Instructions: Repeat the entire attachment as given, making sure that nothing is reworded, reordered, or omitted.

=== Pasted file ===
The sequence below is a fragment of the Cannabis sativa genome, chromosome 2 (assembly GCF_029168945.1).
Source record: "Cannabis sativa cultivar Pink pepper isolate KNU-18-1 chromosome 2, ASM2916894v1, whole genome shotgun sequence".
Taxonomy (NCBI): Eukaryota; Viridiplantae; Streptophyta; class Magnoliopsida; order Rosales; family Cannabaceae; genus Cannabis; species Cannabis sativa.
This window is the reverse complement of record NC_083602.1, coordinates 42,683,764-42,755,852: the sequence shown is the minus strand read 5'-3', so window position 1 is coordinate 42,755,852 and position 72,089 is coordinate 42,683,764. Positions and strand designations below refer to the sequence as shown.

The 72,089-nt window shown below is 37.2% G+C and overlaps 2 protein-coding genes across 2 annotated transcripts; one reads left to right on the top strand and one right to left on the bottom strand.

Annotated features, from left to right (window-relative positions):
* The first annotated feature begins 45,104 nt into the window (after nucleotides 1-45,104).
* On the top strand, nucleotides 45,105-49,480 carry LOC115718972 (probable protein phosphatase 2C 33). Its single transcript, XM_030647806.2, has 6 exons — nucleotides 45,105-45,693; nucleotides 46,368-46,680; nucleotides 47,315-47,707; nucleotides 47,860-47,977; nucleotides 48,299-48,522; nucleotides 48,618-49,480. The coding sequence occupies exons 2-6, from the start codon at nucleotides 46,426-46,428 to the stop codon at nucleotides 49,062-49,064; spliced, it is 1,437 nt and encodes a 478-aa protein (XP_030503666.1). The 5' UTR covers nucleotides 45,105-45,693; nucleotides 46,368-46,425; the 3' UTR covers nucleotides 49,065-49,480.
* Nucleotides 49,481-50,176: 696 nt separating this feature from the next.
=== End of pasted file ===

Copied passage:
The sequence below is a fragment of the Cannabis sativa genome, chromosome 2 (assembly GCF_029168945.1).
Source record: "Cannabis sativa cultivar Pink pepper isolate KNU-18-1 chromosome 2, ASM2916894v1, whole genome shotgun sequence".
Taxonomy (NCBI): Eukaryota; Viridiplantae; Streptophyta; class Magnoliopsida; order Rosales; family Cannabaceae; genus Cannabis; species Cannabis sativa.
This window is the reverse complement of record NC_083602.1, coordinates 42,683,764-42,755,852: the sequence shown is the minus strand read 5'-3', so window position 1 is coordinate 42,755,852 and position 72,089 is coordinate 42,683,764. Positions and strand designations below refer to the sequence as shown.

The 72,089-nt window shown below is 37.2% G+C and overlaps 2 protein-coding genes across 2 annotated transcripts; one reads left to right on the top strand and one right to left on the bottom strand.

Annotated features, from left to right (window-relative positions):
* The first annotated feature begins 45,104 nt into the window (after nucleotides 1-45,104).
* On the top strand, nucleotides 45,105-49,480 carry LOC115718972 (probable protein phosphatase 2C 33). Its single transcript, XM_030647806.2, has 6 exons — nucleotides 45,105-45,693; nucleotides 46,368-46,680; nucleotides 47,315-47,707; nucleotides 47,860-47,977; nucleotides 48,299-48,522; nucleotides 48,618-49,480. The coding sequence occupies exons 2-6, from the start codon at nucleotides 46,426-46,428 to the stop codon at nucleotides 49,062-49,064; spliced, it is 1,437 nt and encodes a 478-aa protein (XP_030503666.1). The 5' UTR covers nucleotides 45,105-45,693; nucleotides 46,368-46,425; the 3' UTR covers nucleotides 49,065-49,480.
* Nucleotides 49,481-50,176: 696 nt separating this feature from the next.